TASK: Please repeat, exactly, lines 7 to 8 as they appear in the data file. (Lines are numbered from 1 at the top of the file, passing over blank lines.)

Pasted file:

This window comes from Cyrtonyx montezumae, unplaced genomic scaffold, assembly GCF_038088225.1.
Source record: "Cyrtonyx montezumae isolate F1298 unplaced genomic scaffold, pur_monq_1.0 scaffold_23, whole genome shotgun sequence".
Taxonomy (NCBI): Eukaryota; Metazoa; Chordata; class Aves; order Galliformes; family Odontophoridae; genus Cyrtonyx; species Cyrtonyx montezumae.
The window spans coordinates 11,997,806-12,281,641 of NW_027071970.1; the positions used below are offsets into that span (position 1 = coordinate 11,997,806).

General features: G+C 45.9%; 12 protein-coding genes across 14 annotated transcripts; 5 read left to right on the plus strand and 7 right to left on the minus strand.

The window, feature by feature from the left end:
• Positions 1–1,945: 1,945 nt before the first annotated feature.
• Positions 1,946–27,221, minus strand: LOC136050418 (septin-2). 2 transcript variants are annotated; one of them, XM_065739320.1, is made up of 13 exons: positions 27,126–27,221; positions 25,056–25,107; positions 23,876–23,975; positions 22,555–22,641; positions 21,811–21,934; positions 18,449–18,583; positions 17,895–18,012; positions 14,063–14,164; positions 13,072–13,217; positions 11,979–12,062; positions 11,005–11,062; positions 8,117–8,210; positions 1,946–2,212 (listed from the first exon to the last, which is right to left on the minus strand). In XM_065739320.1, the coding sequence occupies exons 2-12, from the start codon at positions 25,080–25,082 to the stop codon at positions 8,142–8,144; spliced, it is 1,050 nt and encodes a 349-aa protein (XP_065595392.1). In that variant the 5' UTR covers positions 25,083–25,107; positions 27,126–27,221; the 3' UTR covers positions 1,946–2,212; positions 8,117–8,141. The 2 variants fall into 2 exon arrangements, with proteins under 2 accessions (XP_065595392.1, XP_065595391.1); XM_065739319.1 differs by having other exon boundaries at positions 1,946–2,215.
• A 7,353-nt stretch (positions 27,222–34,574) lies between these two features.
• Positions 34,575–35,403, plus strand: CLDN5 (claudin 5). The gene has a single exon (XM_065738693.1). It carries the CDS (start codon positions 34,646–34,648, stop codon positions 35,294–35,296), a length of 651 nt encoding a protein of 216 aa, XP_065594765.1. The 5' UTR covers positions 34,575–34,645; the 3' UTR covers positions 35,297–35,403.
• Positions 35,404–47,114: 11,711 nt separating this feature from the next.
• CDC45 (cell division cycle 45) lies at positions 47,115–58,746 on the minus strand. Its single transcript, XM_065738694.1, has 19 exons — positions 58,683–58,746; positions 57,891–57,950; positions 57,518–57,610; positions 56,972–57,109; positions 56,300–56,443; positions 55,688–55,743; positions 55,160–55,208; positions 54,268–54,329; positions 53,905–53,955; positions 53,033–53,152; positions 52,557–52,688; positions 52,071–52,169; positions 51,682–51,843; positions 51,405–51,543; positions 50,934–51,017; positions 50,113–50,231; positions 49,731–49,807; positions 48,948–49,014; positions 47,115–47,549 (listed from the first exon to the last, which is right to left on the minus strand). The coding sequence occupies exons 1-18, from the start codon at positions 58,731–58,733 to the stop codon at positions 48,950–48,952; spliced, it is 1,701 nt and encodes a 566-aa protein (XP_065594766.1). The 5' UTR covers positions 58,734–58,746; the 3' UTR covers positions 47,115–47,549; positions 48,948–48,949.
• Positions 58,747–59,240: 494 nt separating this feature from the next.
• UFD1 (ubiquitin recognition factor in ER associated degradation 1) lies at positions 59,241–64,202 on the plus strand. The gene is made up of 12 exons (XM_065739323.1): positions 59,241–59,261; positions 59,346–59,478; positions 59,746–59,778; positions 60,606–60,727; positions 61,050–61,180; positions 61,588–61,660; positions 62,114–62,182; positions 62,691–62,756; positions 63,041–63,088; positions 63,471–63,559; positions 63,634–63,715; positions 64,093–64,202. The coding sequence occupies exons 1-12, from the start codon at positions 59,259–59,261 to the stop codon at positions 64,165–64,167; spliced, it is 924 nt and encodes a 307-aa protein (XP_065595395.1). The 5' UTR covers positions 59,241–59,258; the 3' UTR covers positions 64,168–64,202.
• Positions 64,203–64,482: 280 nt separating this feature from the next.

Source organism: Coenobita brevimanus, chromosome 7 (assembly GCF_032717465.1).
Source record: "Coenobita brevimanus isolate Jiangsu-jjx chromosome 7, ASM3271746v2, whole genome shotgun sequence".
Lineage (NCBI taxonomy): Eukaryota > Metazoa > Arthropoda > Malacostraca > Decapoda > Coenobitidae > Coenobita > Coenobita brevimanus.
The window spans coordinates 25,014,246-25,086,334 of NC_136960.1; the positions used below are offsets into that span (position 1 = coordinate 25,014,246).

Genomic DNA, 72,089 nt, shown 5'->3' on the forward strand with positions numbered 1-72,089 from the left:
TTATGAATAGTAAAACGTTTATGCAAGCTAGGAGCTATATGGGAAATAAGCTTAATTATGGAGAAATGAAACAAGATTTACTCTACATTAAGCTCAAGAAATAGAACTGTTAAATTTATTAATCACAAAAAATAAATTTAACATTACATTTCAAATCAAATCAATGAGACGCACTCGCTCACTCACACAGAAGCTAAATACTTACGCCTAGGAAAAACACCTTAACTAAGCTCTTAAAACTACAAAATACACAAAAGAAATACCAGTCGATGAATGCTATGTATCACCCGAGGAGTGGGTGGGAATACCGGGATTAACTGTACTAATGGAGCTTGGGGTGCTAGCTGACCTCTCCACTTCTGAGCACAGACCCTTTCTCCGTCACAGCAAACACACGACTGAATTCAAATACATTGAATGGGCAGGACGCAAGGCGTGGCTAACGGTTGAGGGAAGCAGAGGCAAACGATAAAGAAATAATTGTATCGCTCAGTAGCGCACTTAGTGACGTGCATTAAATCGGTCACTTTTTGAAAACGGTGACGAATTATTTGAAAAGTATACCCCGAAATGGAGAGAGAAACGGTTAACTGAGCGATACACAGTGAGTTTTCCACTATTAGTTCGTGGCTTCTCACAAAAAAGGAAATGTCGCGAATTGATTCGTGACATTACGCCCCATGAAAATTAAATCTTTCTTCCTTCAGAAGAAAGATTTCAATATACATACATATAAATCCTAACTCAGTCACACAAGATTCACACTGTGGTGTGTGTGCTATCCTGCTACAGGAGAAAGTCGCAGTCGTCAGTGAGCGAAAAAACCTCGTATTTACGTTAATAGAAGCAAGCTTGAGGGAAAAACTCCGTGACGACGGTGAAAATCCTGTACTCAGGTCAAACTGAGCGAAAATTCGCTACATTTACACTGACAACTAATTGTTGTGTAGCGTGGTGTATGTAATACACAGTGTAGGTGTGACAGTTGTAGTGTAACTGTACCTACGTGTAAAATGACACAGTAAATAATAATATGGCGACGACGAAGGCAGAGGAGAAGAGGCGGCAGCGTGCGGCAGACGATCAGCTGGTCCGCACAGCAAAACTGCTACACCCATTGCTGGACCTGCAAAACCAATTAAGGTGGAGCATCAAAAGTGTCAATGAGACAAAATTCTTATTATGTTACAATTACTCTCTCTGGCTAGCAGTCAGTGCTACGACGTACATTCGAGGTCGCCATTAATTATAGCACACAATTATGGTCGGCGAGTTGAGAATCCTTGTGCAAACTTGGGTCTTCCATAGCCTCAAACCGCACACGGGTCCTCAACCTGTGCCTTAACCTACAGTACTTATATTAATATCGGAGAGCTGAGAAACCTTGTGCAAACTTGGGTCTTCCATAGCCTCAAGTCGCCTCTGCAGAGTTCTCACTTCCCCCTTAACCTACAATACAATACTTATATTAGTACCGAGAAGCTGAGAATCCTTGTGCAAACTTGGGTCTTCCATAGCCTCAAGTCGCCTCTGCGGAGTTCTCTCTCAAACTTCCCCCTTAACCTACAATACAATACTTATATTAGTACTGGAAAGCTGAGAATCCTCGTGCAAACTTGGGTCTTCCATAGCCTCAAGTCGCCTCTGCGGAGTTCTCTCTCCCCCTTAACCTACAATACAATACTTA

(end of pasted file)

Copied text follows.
• Positions 1–1,945: 1,945 nt before the first annotated feature.
• Positions 1,946–27,221, minus strand: LOC136050418 (septin-2). 2 transcript variants are annotated; one of them, XM_065739320.1, is made up of 13 exons: positions 27,126–27,221; positions 25,056–25,107; positions 23,876–23,975; positions 22,555–22,641; positions 21,811–21,934; positions 18,449–18,583; positions 17,895–18,012; positions 14,063–14,164; positions 13,072–13,217; positions 11,979–12,062; positions 11,005–11,062; positions 8,117–8,210; positions 1,946–2,212 (listed from the first exon to the last, which is right to left on the minus strand). In XM_065739320.1, the coding sequence occupies exons 2-12, from the start codon at positions 25,080–25,082 to the stop codon at positions 8,142–8,144; spliced, it is 1,050 nt and encodes a 349-aa protein (XP_065595392.1). In that variant the 5' UTR covers positions 25,083–25,107; positions 27,126–27,221; the 3' UTR covers positions 1,946–2,212; positions 8,117–8,141. The 2 variants fall into 2 exon arrangements, with proteins under 2 accessions (XP_065595392.1, XP_065595391.1); XM_065739319.1 differs by having other exon boundaries at positions 1,946–2,215.